Tag Archive for CRC

Shock around the clock – but no change

The hoo-ha about the CRC payoff (and indeed Irish Water) is probably a welcome diversion for James Reilly and the government.

After all, it keeps the focus off the real source of the problem – that the Ireland we have created is designed for the benefit of a few while consistently failing the vast majority its citizens.

For all their talk about change, would Ireland really be that different if Fine Gael and Labour once again ceded power to the greedy spivs of Fianna Fáil?

The point is not that the CRC does great work. It is not that the CRC board are inept at best and downright devious in their dealings with the state at worst.

It’s not even about the fact that that the chairman of that board received a massive payoff when he finally stepped down.

The point is that, in a civil, developed, well-functioning democratic society, the CRC should not exist at all.

In a well-functioning, democratic society there would be a health service available to those who need it – in particular those who need it most.

In a well-functioning democratic society, those families and others who support them wouldn’t have to go out and beg for support, fundraising to ensure that the services which give their loved ones a better of quality of life are maintained, only to see their money pocketed by those who feel more entitled than the ostensibly less well-off.

In a well-functioning democracy, the staff and management would be well looked after by the state – and held accountable to it when things are not as they should be.

Instead, we have a professional class that sits on boards, claiming huge salaries for themselves while seeing children go without wheelchairs for months on end.

And then, when they’re found out, we have deals done for them to go quietly and prosperously into the night.

Not for a moment do I fault them, by the way – that they accept huge amounts of money for little or no work and at no risk to themselves is not their fault. It is the fault of those offering it. On your behalf.

The spoofing has already started, James Reilly intoning gravely that the government “will use all available options open to it, including corporate enforcement, the gardaí and civil courts” to get the CRC payoff money back.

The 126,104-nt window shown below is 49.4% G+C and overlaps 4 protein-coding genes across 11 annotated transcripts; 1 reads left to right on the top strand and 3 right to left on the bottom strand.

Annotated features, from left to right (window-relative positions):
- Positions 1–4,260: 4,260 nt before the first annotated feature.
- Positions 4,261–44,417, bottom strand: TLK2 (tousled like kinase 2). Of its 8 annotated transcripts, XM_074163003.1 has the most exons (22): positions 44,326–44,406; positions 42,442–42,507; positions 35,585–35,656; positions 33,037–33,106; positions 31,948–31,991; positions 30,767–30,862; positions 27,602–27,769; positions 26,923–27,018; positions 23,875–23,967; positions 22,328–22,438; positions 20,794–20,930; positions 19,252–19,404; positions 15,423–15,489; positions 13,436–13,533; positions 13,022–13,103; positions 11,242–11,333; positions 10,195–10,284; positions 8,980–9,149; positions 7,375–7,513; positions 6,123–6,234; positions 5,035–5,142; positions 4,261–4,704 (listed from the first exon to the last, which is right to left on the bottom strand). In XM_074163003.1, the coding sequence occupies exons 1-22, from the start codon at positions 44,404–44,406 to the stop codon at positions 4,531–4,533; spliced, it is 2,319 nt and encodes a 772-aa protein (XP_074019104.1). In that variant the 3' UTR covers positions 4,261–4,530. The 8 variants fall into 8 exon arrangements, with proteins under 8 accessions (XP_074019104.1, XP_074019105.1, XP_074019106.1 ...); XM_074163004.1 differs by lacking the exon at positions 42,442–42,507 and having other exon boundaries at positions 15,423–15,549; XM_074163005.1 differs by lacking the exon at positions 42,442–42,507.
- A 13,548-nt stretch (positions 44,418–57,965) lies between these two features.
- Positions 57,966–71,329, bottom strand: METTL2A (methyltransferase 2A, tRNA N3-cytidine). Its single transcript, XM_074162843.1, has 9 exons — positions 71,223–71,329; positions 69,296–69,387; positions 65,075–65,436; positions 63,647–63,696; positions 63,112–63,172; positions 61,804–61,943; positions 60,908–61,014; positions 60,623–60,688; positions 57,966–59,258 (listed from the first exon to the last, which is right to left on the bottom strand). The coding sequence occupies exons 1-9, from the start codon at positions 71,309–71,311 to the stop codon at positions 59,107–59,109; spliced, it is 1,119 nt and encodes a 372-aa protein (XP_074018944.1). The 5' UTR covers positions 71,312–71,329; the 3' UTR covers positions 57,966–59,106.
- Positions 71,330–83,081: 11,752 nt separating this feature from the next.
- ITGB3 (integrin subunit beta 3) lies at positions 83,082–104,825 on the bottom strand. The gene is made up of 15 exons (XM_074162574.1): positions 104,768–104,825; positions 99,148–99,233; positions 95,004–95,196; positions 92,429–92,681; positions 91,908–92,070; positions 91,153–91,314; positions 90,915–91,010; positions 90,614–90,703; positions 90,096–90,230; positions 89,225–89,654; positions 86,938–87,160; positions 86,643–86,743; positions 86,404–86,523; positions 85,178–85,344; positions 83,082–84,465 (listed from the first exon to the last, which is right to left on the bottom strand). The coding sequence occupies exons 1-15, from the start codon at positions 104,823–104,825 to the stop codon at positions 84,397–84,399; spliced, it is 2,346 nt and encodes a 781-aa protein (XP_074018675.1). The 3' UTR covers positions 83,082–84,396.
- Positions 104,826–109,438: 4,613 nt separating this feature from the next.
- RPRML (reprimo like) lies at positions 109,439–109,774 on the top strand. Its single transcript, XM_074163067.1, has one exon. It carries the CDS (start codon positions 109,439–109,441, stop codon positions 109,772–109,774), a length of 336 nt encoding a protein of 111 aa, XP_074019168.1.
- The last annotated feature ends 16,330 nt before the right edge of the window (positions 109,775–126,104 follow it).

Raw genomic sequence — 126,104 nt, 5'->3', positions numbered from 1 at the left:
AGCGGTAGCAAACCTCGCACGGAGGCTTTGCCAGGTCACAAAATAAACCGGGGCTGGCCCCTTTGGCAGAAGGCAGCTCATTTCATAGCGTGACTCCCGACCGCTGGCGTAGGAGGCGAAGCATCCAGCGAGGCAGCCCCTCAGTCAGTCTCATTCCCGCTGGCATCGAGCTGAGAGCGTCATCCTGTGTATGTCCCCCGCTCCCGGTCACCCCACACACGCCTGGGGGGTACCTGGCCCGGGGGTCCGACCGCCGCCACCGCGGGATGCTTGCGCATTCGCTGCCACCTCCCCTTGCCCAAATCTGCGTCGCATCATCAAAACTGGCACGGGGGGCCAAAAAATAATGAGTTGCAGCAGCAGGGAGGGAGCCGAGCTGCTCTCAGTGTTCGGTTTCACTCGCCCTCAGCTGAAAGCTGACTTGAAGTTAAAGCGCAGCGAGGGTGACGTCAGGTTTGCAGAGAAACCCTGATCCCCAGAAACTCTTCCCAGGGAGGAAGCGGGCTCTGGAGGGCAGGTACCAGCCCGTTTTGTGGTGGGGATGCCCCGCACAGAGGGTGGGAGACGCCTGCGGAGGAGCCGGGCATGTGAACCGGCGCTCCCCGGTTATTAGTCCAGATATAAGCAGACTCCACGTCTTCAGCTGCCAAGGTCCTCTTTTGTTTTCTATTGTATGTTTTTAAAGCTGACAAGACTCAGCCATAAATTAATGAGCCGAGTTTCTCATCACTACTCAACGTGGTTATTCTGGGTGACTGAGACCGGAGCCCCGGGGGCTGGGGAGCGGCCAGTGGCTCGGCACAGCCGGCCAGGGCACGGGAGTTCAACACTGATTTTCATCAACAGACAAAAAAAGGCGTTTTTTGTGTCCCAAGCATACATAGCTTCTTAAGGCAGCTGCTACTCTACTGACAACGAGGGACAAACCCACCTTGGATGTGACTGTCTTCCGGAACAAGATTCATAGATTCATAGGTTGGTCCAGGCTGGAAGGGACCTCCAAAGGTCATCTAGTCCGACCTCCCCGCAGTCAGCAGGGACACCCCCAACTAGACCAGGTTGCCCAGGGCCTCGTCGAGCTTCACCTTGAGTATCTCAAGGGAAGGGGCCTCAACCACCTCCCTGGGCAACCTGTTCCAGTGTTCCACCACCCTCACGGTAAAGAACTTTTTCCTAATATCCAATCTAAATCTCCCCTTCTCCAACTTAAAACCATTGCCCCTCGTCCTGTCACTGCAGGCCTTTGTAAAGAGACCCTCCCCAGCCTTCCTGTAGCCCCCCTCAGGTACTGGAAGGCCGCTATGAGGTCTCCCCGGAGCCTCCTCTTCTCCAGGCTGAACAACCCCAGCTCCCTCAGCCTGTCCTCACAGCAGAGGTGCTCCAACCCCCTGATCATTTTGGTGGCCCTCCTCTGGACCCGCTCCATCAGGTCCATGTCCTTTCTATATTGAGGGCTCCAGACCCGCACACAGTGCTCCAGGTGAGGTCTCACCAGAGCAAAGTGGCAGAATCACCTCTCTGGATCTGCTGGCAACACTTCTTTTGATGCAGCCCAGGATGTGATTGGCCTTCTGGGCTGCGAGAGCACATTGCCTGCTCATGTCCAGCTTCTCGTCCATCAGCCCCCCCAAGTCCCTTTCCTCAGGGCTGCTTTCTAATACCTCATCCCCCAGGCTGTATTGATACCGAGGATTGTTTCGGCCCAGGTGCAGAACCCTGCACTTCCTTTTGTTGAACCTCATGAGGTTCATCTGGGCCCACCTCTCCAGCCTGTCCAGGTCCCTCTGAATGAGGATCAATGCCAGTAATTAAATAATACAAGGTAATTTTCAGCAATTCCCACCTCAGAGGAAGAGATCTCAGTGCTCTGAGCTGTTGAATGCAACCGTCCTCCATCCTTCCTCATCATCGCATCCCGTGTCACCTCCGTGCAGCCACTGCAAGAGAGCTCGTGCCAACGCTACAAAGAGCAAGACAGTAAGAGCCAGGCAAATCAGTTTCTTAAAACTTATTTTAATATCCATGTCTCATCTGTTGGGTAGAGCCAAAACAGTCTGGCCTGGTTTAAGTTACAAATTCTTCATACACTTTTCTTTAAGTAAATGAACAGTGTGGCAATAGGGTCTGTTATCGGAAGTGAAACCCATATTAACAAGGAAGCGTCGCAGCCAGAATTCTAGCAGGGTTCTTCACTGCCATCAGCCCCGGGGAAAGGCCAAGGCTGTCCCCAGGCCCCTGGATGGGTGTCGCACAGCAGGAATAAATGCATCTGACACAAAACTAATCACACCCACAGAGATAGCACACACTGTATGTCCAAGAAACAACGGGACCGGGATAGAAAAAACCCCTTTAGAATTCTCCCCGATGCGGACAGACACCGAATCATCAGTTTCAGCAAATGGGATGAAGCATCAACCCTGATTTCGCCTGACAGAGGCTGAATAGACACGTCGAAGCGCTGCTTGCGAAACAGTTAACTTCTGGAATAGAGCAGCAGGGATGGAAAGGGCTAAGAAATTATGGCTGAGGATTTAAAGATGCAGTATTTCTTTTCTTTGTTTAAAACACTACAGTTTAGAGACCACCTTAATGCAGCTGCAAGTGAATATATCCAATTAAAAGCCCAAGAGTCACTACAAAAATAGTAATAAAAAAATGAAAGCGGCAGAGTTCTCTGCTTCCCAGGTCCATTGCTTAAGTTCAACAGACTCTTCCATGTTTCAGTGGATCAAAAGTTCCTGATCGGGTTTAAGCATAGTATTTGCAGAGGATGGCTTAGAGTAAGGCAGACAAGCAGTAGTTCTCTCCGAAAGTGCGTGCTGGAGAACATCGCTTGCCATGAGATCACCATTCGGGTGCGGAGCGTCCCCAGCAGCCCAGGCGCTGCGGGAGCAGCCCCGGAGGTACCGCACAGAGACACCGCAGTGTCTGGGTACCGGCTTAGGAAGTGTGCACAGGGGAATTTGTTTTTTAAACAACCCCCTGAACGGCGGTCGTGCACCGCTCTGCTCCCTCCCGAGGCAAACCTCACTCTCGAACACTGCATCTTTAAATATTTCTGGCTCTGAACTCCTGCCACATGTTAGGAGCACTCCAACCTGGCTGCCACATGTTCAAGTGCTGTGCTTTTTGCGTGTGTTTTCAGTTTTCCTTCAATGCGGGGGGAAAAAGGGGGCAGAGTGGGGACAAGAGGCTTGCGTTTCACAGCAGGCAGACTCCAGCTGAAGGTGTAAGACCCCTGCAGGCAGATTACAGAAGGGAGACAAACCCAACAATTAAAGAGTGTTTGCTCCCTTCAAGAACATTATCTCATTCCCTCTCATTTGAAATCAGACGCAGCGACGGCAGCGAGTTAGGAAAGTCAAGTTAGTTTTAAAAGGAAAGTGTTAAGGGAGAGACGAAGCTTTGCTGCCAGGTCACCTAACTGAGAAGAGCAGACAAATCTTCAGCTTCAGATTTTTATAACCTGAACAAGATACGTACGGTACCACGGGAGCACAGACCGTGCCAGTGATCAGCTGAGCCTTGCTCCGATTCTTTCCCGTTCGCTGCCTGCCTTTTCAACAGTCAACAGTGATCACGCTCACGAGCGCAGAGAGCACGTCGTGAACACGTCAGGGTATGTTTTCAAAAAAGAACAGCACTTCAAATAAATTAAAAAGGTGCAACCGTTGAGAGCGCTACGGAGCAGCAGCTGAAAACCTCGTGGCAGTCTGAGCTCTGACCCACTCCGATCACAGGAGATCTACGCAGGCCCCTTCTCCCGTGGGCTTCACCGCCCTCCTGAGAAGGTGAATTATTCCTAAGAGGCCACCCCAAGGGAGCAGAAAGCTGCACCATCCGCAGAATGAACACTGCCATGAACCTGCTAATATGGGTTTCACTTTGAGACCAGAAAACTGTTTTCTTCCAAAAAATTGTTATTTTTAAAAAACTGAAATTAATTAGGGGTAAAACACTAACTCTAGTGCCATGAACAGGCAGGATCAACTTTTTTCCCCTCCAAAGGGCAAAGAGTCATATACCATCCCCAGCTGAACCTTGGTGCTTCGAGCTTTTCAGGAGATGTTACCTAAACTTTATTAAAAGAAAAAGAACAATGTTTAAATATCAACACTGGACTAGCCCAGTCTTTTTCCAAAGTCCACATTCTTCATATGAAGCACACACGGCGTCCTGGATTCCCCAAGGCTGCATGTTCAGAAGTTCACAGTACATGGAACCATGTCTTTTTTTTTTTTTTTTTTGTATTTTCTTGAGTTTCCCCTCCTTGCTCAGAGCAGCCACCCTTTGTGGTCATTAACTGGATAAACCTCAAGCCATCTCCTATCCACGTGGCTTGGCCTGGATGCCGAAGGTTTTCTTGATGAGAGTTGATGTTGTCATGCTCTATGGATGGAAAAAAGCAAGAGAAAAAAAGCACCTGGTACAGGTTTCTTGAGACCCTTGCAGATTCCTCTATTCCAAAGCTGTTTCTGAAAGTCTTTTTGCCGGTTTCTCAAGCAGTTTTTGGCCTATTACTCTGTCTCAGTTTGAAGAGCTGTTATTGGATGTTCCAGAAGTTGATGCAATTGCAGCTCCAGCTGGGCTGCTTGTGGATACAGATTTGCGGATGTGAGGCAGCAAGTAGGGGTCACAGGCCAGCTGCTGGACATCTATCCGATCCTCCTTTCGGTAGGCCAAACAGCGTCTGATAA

The truth? That money is gone. That payoff was mandated in a legally-binding contract, and it had to happen. No amount of Reilly’s spoofing will change that fact. The money is gone, and it’s not coming back.

It’s just another milestone in a long litany of failures that seem to be occurring more and more regularly in recent years.

Almost since the foundation of the state, Ireland has abdicated its responsibility to its citizens.

It abandoned the health and education sectors to the clutches of the Catholic church, which indoctrinated its misery into the country’s youth for generations, physically and sexually abusing them with impunity, and then sullenly refusing to make restitution when they were eventually found out.

And now, with the church thankfully on the slippery slope to terminal irrelevance, Ireland has instead embraced capitalism as its new savior, outsourcing everything except the accountability for services, which remains curiously unassigned.

Ireland has become the perfect example of what Naomi Klein described in the Shock Doctrine – a society sacrificed on the altar of the most savage kind of capitalism.

(Anyone considering refuting that might want to have a look at where the €50 million on “consultant’s fees” for Irish water went before calming down.)

But the state is a product of its democracy, and the real blame lies with those who continue to elect fools and gombeens to government, regardless of their ineptitude.

The reason Ireland is a failure as a state is not because of the bankers or the fat cats or the spiv politicians.

It’s because, when confronted with injustice on a staggering scale, voters take one look out the window and rather than revolt, they call Joe Duffy instead.

There’s a bit of Twitter outrage, the odd headline in the papers, and then … nothing.

Nothing changes. Nothing happens. The kleptomania carries on, and the Irish people just watch as their money is pissed away on them.

The barricades remain unbuilt and unmanned.

The failure continues.